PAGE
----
By Cars.com EditorsNovember 2, 2010
About the video
PickupTrucks.com puts the trucks through their paces by testing their braking ability.
Hi, this is Mike Levine from pickup trucks.com. And we're here in Michigan at Ford's proving grounds for our V6 work truck shootout. We've got three of the newest trucks here.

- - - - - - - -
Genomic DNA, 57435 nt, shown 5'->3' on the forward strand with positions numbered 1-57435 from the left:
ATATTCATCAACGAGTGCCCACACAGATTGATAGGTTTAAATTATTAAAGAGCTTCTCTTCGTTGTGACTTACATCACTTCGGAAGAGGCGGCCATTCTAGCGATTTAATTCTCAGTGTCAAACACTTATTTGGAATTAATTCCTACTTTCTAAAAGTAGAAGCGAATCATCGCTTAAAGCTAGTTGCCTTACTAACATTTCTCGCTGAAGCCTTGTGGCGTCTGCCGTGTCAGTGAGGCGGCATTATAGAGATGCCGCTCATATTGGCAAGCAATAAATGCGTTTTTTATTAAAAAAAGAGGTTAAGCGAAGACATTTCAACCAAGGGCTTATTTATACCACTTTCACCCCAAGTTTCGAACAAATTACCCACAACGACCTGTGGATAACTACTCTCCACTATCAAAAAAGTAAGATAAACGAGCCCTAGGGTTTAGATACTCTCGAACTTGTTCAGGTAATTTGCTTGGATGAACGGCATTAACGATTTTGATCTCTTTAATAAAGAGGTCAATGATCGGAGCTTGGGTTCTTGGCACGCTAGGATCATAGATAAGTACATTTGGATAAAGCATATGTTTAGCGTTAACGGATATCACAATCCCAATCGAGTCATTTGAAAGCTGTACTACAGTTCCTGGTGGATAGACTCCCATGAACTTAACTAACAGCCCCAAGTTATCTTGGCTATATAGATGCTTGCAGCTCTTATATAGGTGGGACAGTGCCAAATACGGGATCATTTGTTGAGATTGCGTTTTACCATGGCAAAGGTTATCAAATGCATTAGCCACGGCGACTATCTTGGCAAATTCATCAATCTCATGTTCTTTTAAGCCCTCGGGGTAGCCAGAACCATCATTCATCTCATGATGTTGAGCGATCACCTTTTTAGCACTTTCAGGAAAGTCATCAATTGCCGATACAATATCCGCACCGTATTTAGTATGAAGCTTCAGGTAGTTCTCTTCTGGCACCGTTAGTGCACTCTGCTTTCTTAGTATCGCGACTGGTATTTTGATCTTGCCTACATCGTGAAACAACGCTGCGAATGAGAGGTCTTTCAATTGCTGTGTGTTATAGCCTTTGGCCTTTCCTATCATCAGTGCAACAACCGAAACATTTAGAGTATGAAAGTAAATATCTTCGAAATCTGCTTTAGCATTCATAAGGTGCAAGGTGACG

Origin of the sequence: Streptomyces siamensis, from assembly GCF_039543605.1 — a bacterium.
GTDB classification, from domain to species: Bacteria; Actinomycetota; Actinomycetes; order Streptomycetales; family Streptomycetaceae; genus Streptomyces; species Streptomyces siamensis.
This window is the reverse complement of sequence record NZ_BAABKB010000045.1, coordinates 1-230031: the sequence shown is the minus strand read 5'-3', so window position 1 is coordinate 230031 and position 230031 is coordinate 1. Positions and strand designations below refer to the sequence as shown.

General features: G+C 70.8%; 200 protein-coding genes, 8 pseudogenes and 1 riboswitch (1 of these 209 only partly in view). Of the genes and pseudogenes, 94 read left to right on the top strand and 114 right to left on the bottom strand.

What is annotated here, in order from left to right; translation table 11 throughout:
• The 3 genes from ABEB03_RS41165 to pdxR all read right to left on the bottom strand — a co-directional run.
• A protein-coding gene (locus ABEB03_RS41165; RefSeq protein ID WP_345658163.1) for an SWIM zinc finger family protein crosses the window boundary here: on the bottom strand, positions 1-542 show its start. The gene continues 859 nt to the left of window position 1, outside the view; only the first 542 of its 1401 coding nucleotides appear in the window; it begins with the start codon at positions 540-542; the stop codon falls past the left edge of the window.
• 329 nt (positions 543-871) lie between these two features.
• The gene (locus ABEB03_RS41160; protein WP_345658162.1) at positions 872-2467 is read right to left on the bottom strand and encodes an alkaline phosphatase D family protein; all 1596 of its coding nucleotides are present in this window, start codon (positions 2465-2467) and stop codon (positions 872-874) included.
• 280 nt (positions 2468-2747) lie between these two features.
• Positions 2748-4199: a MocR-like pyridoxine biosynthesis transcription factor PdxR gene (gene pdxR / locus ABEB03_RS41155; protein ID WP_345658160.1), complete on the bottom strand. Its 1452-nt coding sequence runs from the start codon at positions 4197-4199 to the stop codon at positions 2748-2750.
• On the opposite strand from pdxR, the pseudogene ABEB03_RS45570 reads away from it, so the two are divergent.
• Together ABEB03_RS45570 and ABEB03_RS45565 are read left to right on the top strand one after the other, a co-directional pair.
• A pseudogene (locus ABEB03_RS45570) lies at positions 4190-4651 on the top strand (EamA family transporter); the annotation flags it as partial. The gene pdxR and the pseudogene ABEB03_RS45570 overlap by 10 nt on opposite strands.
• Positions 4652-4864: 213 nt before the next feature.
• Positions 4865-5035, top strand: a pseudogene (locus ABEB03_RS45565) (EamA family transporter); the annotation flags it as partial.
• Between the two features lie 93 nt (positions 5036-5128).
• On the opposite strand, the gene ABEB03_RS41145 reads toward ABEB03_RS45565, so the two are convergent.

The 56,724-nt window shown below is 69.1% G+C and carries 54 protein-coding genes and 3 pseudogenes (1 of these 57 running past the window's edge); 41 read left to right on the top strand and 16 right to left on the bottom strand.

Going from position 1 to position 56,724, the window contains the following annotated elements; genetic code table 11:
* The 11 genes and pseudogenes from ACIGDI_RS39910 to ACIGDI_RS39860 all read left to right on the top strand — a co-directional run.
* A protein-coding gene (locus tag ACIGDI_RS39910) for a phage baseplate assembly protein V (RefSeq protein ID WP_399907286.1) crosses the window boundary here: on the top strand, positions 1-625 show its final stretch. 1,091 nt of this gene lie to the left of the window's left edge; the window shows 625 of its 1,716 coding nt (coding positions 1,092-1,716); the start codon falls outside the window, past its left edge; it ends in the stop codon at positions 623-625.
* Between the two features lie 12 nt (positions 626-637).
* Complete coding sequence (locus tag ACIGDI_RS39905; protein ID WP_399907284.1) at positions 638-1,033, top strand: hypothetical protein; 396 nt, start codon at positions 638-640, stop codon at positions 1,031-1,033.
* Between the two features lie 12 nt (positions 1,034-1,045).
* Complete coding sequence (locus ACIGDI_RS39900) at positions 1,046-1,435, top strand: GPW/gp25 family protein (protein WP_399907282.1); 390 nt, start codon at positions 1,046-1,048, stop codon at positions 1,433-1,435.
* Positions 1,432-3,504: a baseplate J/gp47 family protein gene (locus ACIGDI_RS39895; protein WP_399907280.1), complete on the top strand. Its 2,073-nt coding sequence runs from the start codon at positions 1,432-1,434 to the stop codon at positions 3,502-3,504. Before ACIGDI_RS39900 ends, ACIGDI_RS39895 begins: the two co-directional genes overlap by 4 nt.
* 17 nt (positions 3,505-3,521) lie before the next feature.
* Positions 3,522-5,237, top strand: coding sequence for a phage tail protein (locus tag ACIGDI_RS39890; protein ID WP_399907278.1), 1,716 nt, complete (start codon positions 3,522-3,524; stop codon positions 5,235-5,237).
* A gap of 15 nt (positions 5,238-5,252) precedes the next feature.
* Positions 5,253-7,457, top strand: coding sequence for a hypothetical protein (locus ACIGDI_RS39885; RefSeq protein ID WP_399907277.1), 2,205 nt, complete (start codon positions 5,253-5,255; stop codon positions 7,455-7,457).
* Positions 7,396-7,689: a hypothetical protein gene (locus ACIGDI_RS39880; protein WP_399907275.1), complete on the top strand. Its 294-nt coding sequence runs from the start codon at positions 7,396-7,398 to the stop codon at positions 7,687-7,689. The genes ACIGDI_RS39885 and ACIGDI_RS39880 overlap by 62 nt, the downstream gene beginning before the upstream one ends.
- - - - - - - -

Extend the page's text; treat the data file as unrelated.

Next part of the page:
We've got a GMC Sierra 1500, a Ram 1500, and we have the new Ford F-150 with a 3.7 liter V6. For this test, we're doing 60 mile an hour to zero braking, and we're doing it two ways. The first way is with 1200 pounds of payload in the back, the second way is empty. We're gonna run both tests and see which trucks stop the quickest. [Tester] Each of the trucks we tested has different brake setups. The GMC Sierra 1500 has standard front disc and cheaper rear drum brakes. While the Ram 1500 and Ford F-150 both have front and rear disc brakes. Ford's discs are vented at all four wheels, while only the Ram's front brakes are vented. Venting helps brakes keep cool during extended use. Last year Ford overhauled the F-150's brakes by adding new rotors, 6% larger than the 2009's rotors. Plus new front calipers, a master cylinder, brake booster, and lynox. Despite the unique approaches, all the trucks had similar stopping distances when they were loaded with 1200 pounds of ballast in the cargo boxes. The Ford F-150 came to a halt at 138.78 feet. While the Ram took just over a foot longer, and the GMC required just over 3.5 feet more. The F-150 had the biggest improvement stopping power when it was empty. It braked in 132.72 feet, while the Ram needed about six and a half feet more runway, and the GMC Sierra, seven feet more margin. Despite the measured stopping distances, we felt the GMC Sierra provided the best overall break feel and driver feedback of the three trucks we tested. We always felt confident we were controlling the truck instead of just along for the ride. The Ford F-150 seem to split the difference between the GMC and the Ram. While the Ram required the most brake pedal travel, and had the most audible and noticeable abs intervention during sudden stops, almost from the moment we hit the brake pedal. For more results in testing from our V6 work trucks shootout, check out pickup trucks.com.